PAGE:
The reason to exist.
Remember: Organizations exist to serve. Period. Leaders exist to serve. Period.-Tom Peters
Businesses/organizations often get sidetracked in the real reason for their existence. Sure our free enterprise system is based on making a profit. However, the fundamental purpose of any group is to satisfy a need.
Dealing with customers/people requires a “service” perspective. Organizations are there for the people. Not people for the organization. I remember, that at times customers were a challange….we had to use our best people skills….there was need….we (our business) had to satisfy that need in the best way possible.
The end result:
Service is far more rewarding than trying to gain the most money. Though some people will never get that.
It’s more than grapes.
I like a small glass of wine at meals and red wine is suppose to be good for you. I read Wine Spectator (I get it free). And I am not a wine conouisser….anything less than $10 a bottle is fine.
What is fascinating are the complexities of growing grapes….making the wine….and marketing the finished product. It seems that all of this is more an art than a science. Grape growers and wine makers have a variety of business models. There are large producers (100,000 +cases/yr.) and small guys (200 cases/yr).
Wine is grown globally….there are numerous vineyards even in NC….though CA, WA, OR are the largest wine-producing states.
I don’t completely understand the intricacies of wine….and even have to keep notecards on the various varieties. Yet the stories on how each grower/winemaker produce and market their products are great lessons on developing and growing a business.
Change? When? How?
A friend wrote:
“Even when a promising path forward is found, the future will remain ambiguous, that is, difficult to read and marked by unexpected outcomes. Leaders who require certainty, stability, predictability and tested answers will struggle with such a future.”
Change is a common theme in the business/organizational world. And at times it seems ambiguous. Some businesses have been around for years and do well. They deliver a consistent product/service that customers want and buy. Other enterprises don’t change and fade away.
For most businesses, uncertainty and the resulting change are the way to do business. John Kotter, probably the best change proponent, states the first step is a sense of urgency. That is: we have to change or we won’t be around in the next year.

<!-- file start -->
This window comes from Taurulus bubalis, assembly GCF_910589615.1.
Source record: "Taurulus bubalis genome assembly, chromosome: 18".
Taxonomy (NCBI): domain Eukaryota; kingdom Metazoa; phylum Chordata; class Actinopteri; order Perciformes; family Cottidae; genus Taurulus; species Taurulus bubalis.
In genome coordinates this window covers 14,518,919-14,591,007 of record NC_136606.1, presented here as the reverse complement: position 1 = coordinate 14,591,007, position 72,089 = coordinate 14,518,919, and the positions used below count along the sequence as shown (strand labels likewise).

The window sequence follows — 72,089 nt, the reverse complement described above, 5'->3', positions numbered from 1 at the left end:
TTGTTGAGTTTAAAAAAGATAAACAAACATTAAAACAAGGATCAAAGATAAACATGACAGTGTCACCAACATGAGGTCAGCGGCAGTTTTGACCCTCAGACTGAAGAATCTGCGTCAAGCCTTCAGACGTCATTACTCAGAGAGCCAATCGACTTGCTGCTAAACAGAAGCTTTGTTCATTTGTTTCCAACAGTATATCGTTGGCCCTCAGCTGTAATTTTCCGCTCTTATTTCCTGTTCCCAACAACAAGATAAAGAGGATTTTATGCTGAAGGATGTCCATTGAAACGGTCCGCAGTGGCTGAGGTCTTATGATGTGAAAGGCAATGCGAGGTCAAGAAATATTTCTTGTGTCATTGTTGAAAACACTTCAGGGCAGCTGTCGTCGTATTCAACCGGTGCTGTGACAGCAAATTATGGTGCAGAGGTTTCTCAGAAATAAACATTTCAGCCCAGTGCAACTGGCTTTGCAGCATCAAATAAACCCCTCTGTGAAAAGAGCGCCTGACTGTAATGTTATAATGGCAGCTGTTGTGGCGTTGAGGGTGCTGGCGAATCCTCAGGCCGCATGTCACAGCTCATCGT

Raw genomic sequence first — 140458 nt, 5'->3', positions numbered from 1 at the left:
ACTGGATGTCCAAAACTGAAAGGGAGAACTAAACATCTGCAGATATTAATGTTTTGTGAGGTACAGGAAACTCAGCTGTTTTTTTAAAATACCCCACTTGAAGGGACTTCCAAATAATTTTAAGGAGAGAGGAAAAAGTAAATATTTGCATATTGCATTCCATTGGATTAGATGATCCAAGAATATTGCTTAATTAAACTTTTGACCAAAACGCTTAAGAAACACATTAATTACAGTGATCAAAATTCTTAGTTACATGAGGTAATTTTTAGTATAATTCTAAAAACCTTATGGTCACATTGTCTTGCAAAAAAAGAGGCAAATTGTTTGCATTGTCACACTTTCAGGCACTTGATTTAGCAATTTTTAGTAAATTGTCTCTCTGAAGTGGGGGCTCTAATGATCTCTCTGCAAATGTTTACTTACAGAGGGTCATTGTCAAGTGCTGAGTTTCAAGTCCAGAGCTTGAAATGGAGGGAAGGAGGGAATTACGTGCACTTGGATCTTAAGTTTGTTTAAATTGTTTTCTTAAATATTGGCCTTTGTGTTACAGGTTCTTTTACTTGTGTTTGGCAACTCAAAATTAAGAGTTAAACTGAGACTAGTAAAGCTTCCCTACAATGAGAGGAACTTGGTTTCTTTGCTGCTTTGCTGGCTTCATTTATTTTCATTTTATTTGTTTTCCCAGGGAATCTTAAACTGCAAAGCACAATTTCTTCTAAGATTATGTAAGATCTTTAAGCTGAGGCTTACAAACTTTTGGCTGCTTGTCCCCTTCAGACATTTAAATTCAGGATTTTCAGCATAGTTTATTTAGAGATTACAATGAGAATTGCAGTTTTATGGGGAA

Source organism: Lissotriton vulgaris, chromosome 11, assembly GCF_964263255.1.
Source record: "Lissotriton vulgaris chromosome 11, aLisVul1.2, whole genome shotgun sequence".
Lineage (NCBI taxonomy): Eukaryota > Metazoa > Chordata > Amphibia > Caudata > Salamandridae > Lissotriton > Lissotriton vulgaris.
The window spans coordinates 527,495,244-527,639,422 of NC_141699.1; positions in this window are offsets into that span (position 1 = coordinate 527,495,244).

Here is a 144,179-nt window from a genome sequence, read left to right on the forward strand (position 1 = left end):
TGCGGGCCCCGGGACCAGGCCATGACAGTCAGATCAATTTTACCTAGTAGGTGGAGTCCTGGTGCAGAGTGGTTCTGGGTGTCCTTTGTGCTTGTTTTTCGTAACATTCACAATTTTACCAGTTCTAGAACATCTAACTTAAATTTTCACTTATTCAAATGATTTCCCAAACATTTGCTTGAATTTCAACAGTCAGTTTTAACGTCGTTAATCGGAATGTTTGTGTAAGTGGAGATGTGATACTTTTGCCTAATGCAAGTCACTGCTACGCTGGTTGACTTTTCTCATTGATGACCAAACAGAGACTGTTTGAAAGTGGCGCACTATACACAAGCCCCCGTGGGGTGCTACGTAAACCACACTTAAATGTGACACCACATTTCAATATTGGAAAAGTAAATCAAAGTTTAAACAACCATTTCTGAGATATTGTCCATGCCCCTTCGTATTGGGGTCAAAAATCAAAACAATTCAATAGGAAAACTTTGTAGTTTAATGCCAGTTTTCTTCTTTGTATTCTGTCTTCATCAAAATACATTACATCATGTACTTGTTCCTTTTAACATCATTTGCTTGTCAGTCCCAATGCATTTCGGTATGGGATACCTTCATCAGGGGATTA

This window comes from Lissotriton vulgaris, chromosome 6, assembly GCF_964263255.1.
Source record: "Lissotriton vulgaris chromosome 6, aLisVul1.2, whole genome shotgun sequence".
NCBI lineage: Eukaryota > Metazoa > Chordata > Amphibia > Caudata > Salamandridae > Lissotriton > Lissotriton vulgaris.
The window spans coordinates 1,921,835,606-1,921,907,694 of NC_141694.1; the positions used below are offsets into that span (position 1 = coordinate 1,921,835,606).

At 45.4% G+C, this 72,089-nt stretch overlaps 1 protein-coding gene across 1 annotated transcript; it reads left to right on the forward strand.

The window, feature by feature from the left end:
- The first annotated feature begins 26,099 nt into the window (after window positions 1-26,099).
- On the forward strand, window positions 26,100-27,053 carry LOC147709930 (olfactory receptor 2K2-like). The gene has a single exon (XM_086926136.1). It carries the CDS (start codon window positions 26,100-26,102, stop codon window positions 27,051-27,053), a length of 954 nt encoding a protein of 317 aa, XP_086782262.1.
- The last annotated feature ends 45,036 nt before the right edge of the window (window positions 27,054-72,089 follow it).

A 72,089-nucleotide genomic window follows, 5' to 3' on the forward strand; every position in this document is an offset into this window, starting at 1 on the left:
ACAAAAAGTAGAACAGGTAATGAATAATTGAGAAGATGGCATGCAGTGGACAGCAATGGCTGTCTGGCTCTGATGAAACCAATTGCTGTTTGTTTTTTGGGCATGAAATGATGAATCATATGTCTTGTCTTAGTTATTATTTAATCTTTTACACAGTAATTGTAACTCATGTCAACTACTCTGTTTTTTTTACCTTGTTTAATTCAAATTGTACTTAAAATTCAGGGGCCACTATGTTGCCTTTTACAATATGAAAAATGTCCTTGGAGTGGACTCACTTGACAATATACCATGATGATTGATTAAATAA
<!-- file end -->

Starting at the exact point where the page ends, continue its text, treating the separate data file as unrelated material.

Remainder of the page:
In my experience….the leader (and leadership team) need to commit to a change of direction and then follow through. In our family business we went from full service to warehouse to full service format in a three-year period. The market changed and so did we.
For many people….change is difficult. The best way to change is to manage the uncertainty.
Determine a desired outcome….develop a plan….adapt as necessary
Early 2010 Thoughts
+ New twitter link….140 characters to compose a thought or idea.
+ SAS, the software icon in Cary, 34th consecutive year of revenue growth. Fortunes best place to work.
+ Southwest Airlines, 37th consecutive year of profits.
+ Competition: not to only outperform the competitor….but to be a better business.
+ Markets are global: China population 1.4 B, India 1.2 B, US 310 M, Brazil 200 M.
+ Vision often misunderstood: Doing exciting things….venturing into the unknown….charting a new course.
+ An organization’s history: 2003=400…..2010=40. A dramatic decline.
CVS + Discount Tire
Great businesses always do things above and beyond their normal business activities.
Case in point: A friends recent encounter at two local businesses. After making a purchase at the CVS Drug Store….he returned to his car only to find an under-the-engine bracket had come undone. The CVS associate saw his predicament and came out of the store and reattached the bracket.
Though the bracket seemed OK and the car driveable, he suggested that my friend drive across the street and have the mechanics at Discount Tire put the car on the lift to make sure everything was sound and tight. After inspecting the car, the Discount Tire manager told my friend “he was good to go”. No charge.
This story speaks highly of these two businesses. Yet even more so of the CVS associate and Discount Tire manager who went above and beyond their expected responsibilities.
Don’t Lose It!
John Maxwell recently had a post on Tiger Woods. Maxwell is a well-know author on Leadership.
What stands out, especially to Maxwell, is that character is as important as other traits when it revolves around your brand. In this case….Tiger Woods as a personal brand. Somewhere along the way….personal character gets pushed aside….look at politics, sports, business. That is, if you are a super star at what you do….that is the most important thing….character comes in second, third or even last.
So how does your brand character impact on your business?
I remember the encounter clearly. We had advertised several desirable products. I thought I had written the ad well. Yet a customer came in to buy the product and I did a crummy job in trying to explain my ad and completely satisfy the customer.
In a brief encounter….I tampered with our brand character. Just as Tiger Woods disregard of character has devasted his personal brand.
The Lesson: Businesses/organizations/people may not minimize the importance of character.
Lemonade Stand Lesson
Seth Godin’s post on Jan. 11 illustrates a business principle that I believe businesses/organizations often neglect.
It is not just product/price….it’s the intangibles that complete the sale and create a long-term valuable customer.
In Seth’s story….both stands sell lemonade….one does it differently in being customer centered rather than product centered.
My post a few days ago on our new shower system illustrates that principle clearly….the entire selling process involves more than the product.
I wonder if stuff like this gets enough attention at the Michigan School of Business!